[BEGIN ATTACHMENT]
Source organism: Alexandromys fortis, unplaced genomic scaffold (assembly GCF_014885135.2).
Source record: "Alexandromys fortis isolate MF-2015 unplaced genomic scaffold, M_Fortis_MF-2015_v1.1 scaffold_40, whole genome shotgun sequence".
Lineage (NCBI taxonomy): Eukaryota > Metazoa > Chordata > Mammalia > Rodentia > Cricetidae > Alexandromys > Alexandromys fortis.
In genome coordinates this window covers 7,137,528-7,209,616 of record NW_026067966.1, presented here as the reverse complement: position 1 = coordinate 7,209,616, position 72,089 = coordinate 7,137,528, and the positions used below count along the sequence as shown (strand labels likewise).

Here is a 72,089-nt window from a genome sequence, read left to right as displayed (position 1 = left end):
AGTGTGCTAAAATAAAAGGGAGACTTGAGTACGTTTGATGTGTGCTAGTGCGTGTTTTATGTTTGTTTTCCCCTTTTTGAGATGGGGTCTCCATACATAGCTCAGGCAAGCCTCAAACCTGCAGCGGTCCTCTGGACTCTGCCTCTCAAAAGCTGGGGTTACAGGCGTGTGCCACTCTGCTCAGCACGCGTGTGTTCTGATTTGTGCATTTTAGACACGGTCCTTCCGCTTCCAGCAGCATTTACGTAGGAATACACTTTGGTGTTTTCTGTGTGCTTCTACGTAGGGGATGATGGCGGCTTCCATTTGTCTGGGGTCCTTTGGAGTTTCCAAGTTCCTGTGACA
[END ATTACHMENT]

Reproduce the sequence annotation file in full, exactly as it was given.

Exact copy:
Source organism: Alexandromys fortis, unplaced genomic scaffold (assembly GCF_014885135.2).
Source record: "Alexandromys fortis isolate MF-2015 unplaced genomic scaffold, M_Fortis_MF-2015_v1.1 scaffold_40, whole genome shotgun sequence".
Lineage (NCBI taxonomy): Eukaryota > Metazoa > Chordata > Mammalia > Rodentia > Cricetidae > Alexandromys > Alexandromys fortis.
In genome coordinates this window covers 7,137,528-7,209,616 of record NW_026067966.1, presented here as the reverse complement: position 1 = coordinate 7,209,616, position 72,089 = coordinate 7,137,528, and the positions used below count along the sequence as shown (strand labels likewise).

Here is a 72,089-nt window from a genome sequence, read left to right as displayed (position 1 = left end):
AGTGTGCTAAAATAAAAGGGAGACTTGAGTACGTTTGATGTGTGCTAGTGCGTGTTTTATGTTTGTTTTCCCCTTTTTGAGATGGGGTCTCCATACATAGCTCAGGCAAGCCTCAAACCTGCAGCGGTCCTCTGGACTCTGCCTCTCAAAAGCTGGGGTTACAGGCGTGTGCCACTCTGCTCAGCACGCGTGTGTTCTGATTTGTGCATTTTAGACACGGTCCTTCCGCTTCCAGCAGCATTTACGTAGGAATACACTTTGGTGTTTTCTGTGTGCTTCTACGTAGGGGATGATGGCGGCTTCCATTTGTCTGGGGTCCTTTGGAGTTTCCAAGTTCCTGTGACA